Studio mode alters the sound so it can be focused on either the driver, everyone in the car, or just those in the rear. Individual Stage allows you to manipulate two elements of the system’s acoustics: Intensity and Envelopment. The former relates to the perceived closeness and depth of the sound field. It’s a case of do you want the sound coming at you from the leading edge of the dashboard, or from the rear.
The final mode doubles as a nod to Gothenburg, the home of Volvo. Named Concert Hall, the setting is supposed to recreate the acoustics from the famous Gothenburg Concert Hall. Genres such as rock, pop, hip-hop or R&B don’t really suit it, and even classical tracks struggle to sound naturally.
But if you aren’t fussy, the sound quality in the inscription test car is amazing. It is as if like putting on really expensive headphones plugged into home cinema amplifier; you can’t get sound reproduction this faithful and immersive in any other car.
Technically, the XC60 T8 does have twin motors; hiding under the hood is a 2.0-litre four-cylinder turbocharged and supercharged engine making 320hp 5,700rpm and 400Nm at 2,200rpm. The Twin Engine badge indicates that the PHEV T8 drivetrain comes with not one, but two electric motors, which includes an 87hp and 240Nm electric motor located at the rear axle, and a high voltage battery positioned in the tunnel console and a Crankshaft mounted Integrated Starter Generator (C-ISG).
The Crank-Integrated Starter Generator works quietly in the between the compact 8-speed automatic transmission to charge up the battery makes 34kW, providing boost of up to 150Nm of torque, while providing cold starts crank torque from 180Nm and up to 240Nm. At full capacity, the T8 powertrain is rated at 407hp and 640 Nm.
Granted, with that much power, the XC60 T8 is one fast CUV, and one that is frugal. As tested, the XC60 T8 achieves 2.7 L/100km combined with the 9.2 kWh Lithium-Ion battery fully charged in Pure drive mode and in ‘B’ or ‘Brake’ drive mode for maximum braking energy recovery.
Storing energy from the electrical grid, regenerative braking and from the C-ISG, the 270-400V 96 Li-ion cell battery not only provides drive and electrical boost to the drivetrain, it supplies power to the electric air conditioning for the pre-acclimatisation of the passenger compartment. This battery stores 10.4kWh worth of power and good for 45km of pure electric drive when fully charged.
The XC60 isn’t a difficult car to get around tight spots. With the ergonomics being pretty bang-on with no problems looking out and around. If you’re not too confident in your parking skills, the XC60 can very much park on its own. Once the car finds the right spot, simply follow the simple instructions and you’ll be able to park hands-free and can be overridden at any time. When backing out from a parking spot, Crossing Traffic Warning and Rear Collision Warning does its job competently especially in busy streets.
On Malaysian roads, the XC60 provides a plush ride with some degree of isolation from the outside world at speeds under 160km/h, which you’ll get there without even noticing. The premium crossover rides on double wishbones at the front and a unique integral link suspension design at the rear. The integral link is suspension uses a composite lightweight leaf spring, which effectively makes the rear subframe much more compact. However, it doesn’t drive like a classic Ford Mustang, but the XC60’s ride is poise with a sophisticated sense of isolation from the road beneath.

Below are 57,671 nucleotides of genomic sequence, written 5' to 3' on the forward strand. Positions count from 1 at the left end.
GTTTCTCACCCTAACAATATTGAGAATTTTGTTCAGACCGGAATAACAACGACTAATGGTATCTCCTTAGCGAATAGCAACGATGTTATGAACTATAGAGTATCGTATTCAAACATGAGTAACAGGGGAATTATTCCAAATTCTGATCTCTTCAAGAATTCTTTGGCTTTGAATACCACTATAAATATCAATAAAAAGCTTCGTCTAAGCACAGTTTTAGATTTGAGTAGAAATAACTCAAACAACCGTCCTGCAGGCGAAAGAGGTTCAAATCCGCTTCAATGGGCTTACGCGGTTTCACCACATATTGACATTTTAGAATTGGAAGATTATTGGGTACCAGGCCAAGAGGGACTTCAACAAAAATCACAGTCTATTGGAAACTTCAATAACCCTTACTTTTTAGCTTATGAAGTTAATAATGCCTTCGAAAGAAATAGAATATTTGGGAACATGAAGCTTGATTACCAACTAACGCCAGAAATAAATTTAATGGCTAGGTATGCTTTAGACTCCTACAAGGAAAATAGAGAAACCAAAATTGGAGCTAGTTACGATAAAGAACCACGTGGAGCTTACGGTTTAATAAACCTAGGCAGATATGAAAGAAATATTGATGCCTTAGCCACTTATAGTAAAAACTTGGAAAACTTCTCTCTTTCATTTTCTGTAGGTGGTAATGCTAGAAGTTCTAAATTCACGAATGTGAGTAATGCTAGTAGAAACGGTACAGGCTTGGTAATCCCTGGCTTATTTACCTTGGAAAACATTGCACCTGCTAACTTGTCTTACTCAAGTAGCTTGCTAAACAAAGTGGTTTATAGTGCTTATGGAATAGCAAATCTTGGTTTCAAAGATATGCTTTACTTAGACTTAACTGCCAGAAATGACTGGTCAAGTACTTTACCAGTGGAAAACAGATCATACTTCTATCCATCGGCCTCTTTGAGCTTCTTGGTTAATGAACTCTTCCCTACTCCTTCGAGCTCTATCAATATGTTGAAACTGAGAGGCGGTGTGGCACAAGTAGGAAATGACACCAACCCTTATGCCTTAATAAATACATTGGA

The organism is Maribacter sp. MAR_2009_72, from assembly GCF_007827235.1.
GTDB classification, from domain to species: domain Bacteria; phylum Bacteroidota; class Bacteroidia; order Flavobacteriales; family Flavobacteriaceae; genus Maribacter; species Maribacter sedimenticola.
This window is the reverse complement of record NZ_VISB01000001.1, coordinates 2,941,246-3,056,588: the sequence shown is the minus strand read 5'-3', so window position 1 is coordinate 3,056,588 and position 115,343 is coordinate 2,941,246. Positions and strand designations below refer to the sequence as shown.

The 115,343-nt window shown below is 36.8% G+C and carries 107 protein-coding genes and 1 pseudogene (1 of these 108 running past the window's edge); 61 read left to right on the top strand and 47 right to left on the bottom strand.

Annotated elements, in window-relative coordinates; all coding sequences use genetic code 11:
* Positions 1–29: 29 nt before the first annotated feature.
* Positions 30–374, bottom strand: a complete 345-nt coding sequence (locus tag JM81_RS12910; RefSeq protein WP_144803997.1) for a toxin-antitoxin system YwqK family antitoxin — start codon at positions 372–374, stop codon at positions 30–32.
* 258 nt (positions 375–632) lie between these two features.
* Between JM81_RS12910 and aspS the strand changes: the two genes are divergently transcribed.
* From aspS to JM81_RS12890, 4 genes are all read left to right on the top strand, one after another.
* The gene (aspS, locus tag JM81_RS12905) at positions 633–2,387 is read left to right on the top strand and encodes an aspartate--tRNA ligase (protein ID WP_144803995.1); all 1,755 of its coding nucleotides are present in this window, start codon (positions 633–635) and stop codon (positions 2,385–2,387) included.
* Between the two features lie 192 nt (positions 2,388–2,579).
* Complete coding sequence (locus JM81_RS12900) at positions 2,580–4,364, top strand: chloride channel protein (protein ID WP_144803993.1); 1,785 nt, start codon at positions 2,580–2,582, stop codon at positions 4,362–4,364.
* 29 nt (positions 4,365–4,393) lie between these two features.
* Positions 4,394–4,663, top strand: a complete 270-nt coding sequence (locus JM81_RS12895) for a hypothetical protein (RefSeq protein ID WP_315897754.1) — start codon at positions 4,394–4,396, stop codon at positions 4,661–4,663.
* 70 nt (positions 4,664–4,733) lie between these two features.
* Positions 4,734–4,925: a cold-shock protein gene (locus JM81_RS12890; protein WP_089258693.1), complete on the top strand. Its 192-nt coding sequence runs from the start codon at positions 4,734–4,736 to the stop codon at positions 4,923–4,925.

Let’s not forget that the XC60 T8 Inscription Plus too comes with adaptive cruise control and Pilot Assist with braking function that follows the car ahead below at the set speed which makes crawling though slow moving heavy traffic with one thing less to worry about. Lane Keep Assist keeps tugs the wheel back into the lane when it detects the car about to veer off the lane.
Speaking of Pilot Assist, the XC60’s Pilot Assist II is a Level 3 (Eyes off) semi-autonomous driving system, which can almost drive itself but still requires vigilant supervision from the driver. Also, the car would prompt the driver to place their hands on the steering wheel periodically to prevent drivers from becoming complacent.
Placing weight on the brake pedal provides a good amount of resistance, with good levels of modulation with wide degree of adjustability when slowing down. This is especially useful when it comes to braking regeneration from the electric motors, which are pretty strong.
The much smaller and lighter XC60 benefits from the powerful T8 powertrain; it is able to reach naught to centennial in 5.3 seconds and tops out 230km/h as tested, and getting there is almost effortless.
The eight forward ratios in the Aisin gearbox are well spaced out to complement the supercharged and turbocharged engine’s progressive torque band. To get up to that speed, engaging Power allows a more sensitive throttle from the petrol engine and the 8-speed transmission holds in gear for much longer with aggressive support from the rear axle electric motor.
Stringent body control essential for carrying higher speeds through the multiple gradient changes and corners. Thanks to the integral link rear suspension’s compact design, the Volvo CUV is agile with little body roll. However, the steering lacks the necessary feel and feedback from the front tyres when driving spiritedly on the limit. Despite the lacklustre steering, the XC60 feels far less front driven but rather more like a well-balanced all-wheel drive car.
Stepping into the executive luxury market is a bold move from the Swedish-Chinese company standing up against more traditional and well established brands which have been the long-lived bastions in this segment. Volvo had pulled it off successfully and had gain high praises from world-renowned automotive journalists and critics alike. The XC60 and its larger siblings definitely has the timeless looks and interior to match the quality and the attention to detail, which had been thoughtfully considered to meet the needs of its target market. It is well-put together and highly efficient thanks to its Plug-In Hybrid drivetrain.
And with a retail price of RM343,888, the XC60 T8 Inscription Plus is definitely a worth while car to drive around daily, without compromising on comfort, drivability, efficiency and performance. Its like meeting a long lost friend once again, who is now a completely different person once known from your formative years.
Volvo XC60 T8 Inscription Plus
Price Msia: RM343,888.00 (W/O Insurance with SST 10%, CKD model)
Engine: 1,969cc Turbocharged and Supercharged Four-Cylinder
Power: 407hp (combined)
Torque: 640Nm (combined)
Fuel Economy: 2.7 l/100km (Tested)
Transmission: 8-Speed Automatic